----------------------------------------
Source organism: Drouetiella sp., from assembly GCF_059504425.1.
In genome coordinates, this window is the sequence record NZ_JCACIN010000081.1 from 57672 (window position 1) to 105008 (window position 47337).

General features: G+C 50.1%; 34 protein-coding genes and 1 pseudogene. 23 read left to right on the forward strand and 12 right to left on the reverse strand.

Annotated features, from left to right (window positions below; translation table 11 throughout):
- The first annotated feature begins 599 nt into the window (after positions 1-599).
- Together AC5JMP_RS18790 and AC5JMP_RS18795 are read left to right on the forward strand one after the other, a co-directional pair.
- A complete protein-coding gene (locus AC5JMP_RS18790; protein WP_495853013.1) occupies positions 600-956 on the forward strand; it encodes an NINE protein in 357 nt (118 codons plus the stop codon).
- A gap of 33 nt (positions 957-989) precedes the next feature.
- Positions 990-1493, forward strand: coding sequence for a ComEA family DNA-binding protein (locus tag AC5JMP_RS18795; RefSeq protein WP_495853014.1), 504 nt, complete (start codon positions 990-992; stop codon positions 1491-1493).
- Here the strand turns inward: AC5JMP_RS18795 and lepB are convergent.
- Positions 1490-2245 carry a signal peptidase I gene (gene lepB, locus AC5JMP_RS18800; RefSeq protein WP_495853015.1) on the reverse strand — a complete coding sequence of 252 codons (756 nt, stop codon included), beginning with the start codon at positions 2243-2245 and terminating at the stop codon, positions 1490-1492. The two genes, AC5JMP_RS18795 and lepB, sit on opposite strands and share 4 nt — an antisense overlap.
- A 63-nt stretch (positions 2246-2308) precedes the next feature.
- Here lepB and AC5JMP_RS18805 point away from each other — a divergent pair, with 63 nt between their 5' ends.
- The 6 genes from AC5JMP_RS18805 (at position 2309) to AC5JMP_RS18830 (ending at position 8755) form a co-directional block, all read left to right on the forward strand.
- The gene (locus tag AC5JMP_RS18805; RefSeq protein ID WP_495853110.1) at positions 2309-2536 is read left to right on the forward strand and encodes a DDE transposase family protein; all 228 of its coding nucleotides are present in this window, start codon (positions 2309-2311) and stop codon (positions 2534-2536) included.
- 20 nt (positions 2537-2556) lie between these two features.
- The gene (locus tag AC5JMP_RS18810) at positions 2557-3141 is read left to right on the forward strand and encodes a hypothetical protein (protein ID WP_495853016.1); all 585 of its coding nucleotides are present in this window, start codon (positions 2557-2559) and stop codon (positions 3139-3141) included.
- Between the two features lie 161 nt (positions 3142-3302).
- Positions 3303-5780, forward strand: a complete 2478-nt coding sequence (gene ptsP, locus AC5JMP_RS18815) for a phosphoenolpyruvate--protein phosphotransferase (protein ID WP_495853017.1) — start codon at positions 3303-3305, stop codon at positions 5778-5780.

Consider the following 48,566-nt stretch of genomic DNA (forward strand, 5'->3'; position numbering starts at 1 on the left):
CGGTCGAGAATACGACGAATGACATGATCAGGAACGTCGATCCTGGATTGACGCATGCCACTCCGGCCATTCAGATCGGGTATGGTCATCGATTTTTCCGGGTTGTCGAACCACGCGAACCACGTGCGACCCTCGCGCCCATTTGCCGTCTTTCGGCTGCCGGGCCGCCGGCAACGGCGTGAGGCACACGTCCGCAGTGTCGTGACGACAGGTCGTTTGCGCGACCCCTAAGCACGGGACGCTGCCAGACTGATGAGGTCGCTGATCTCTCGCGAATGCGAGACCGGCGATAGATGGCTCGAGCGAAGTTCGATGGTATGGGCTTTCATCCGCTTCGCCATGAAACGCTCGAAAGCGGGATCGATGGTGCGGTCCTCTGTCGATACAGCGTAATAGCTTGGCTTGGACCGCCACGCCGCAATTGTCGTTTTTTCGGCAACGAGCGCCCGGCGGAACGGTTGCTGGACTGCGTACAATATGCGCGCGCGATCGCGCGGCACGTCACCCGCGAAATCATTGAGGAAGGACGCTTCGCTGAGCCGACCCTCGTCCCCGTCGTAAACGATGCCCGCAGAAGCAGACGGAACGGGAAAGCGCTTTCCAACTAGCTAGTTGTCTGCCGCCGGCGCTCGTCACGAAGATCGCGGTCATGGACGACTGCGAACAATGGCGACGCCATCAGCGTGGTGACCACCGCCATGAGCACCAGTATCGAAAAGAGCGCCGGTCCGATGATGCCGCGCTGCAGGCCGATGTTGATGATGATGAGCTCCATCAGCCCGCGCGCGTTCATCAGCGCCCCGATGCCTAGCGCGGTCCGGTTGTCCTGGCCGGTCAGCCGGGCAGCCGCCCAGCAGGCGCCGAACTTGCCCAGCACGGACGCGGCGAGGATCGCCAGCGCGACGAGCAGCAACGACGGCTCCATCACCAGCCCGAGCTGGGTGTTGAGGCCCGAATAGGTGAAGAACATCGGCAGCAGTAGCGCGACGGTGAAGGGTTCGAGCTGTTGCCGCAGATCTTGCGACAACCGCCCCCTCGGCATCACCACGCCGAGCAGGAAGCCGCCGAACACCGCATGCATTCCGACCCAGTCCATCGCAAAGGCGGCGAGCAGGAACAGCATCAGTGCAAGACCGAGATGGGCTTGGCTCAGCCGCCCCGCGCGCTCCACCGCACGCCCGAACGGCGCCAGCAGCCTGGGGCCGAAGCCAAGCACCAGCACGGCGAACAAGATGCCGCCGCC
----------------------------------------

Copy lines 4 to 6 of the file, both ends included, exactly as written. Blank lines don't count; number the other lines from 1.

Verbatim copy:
Annotated features, from left to right (window positions below; translation table 11 throughout):
- The first annotated feature begins 599 nt into the window (after positions 1-599).
- Together AC5JMP_RS18790 and AC5JMP_RS18795 are read left to right on the forward strand one after the other, a co-directional pair.